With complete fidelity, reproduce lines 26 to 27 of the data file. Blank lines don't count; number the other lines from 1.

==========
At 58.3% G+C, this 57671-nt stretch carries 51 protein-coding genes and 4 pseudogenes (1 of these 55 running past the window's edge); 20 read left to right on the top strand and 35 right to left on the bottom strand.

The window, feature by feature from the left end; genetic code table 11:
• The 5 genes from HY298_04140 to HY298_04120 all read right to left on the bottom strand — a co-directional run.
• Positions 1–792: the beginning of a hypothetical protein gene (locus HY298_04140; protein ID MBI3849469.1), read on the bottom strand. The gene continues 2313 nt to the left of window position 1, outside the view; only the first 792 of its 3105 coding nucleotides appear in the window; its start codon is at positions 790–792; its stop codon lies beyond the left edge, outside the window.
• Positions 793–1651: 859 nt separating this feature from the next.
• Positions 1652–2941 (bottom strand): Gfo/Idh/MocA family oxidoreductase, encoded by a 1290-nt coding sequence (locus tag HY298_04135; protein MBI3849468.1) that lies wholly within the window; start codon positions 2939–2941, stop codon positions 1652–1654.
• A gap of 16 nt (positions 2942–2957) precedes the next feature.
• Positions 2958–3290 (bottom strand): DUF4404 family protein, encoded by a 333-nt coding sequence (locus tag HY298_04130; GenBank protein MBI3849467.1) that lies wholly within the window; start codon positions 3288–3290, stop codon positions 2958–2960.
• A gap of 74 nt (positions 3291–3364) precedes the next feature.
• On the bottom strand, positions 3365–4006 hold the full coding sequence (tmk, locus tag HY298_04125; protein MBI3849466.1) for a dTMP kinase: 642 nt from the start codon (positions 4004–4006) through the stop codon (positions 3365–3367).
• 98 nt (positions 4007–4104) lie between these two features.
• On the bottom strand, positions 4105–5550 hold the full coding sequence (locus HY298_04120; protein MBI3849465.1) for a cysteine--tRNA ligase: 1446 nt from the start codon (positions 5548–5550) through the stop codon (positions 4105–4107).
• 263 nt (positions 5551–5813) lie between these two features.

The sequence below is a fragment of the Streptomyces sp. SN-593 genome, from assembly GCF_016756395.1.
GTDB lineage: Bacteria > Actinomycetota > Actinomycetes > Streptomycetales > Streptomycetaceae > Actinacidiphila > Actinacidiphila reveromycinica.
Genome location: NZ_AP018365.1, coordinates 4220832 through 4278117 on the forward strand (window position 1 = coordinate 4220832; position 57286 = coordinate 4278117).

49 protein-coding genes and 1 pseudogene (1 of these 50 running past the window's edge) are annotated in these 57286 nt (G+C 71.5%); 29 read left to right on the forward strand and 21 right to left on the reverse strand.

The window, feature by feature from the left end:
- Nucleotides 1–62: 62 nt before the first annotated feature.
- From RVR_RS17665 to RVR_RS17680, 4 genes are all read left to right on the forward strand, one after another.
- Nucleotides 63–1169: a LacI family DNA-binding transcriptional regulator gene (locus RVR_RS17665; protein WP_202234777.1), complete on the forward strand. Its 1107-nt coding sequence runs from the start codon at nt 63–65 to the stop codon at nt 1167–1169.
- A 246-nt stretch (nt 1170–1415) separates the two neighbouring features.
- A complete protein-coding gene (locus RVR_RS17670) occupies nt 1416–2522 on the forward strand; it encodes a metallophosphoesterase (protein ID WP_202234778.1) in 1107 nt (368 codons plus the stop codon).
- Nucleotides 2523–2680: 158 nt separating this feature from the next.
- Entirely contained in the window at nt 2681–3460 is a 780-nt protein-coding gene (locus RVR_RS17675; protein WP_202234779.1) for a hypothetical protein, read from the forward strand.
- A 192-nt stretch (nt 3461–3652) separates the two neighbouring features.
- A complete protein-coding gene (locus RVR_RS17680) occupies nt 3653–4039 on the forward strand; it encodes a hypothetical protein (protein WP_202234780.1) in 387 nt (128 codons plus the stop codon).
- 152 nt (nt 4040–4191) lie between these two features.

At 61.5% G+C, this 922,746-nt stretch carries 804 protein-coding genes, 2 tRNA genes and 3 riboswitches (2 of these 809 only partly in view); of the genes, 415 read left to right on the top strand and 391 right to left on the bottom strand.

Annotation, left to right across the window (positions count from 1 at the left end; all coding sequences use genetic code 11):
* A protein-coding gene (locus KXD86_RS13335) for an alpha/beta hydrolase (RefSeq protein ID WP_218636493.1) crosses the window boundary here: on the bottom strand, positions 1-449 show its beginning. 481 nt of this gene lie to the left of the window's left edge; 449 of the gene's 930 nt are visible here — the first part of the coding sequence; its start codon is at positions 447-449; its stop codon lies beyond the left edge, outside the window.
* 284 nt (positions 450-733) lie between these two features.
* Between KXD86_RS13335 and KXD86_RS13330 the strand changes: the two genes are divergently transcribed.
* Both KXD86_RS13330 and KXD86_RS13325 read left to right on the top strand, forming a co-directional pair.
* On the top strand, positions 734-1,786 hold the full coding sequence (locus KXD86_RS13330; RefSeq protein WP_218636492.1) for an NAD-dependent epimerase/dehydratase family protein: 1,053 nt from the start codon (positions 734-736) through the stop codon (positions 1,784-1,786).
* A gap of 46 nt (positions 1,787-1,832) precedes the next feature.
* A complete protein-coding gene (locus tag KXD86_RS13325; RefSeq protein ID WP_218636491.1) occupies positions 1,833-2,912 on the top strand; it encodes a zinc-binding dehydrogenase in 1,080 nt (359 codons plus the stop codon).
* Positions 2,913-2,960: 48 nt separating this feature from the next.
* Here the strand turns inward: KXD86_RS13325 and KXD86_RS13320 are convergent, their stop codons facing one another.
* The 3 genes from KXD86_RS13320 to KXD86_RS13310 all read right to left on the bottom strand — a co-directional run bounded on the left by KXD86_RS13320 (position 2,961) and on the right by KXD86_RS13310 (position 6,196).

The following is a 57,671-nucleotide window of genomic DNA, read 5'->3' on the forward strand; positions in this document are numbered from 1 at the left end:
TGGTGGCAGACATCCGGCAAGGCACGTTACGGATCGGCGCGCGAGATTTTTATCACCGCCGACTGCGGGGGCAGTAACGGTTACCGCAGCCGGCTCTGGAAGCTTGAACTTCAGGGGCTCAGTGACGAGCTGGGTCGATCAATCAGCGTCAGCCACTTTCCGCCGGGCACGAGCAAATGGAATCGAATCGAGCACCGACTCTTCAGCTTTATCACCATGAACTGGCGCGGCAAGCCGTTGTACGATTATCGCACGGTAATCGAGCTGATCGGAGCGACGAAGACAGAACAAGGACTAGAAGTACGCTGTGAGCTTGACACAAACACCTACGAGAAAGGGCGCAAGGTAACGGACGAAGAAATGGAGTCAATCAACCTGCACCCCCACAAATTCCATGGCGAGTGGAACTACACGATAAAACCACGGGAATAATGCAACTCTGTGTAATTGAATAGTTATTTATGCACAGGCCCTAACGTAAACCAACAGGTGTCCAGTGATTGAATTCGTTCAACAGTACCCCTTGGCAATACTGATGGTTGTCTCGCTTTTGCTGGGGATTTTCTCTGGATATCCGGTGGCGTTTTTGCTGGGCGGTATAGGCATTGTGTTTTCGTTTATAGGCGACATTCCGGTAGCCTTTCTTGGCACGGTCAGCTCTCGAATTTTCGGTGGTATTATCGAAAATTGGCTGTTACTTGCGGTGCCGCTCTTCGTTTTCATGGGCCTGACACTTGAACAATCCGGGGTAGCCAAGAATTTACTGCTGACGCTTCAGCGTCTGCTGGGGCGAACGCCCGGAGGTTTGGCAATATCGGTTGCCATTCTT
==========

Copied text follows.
- A 192-nt stretch (nt 3461–3652) separates the two neighbouring features.
- A complete protein-coding gene (locus RVR_RS17680) occupies nt 3653–4039 on the forward strand; it encodes a hypothetical protein (protein WP_202234780.1) in 387 nt (128 codons plus the stop codon).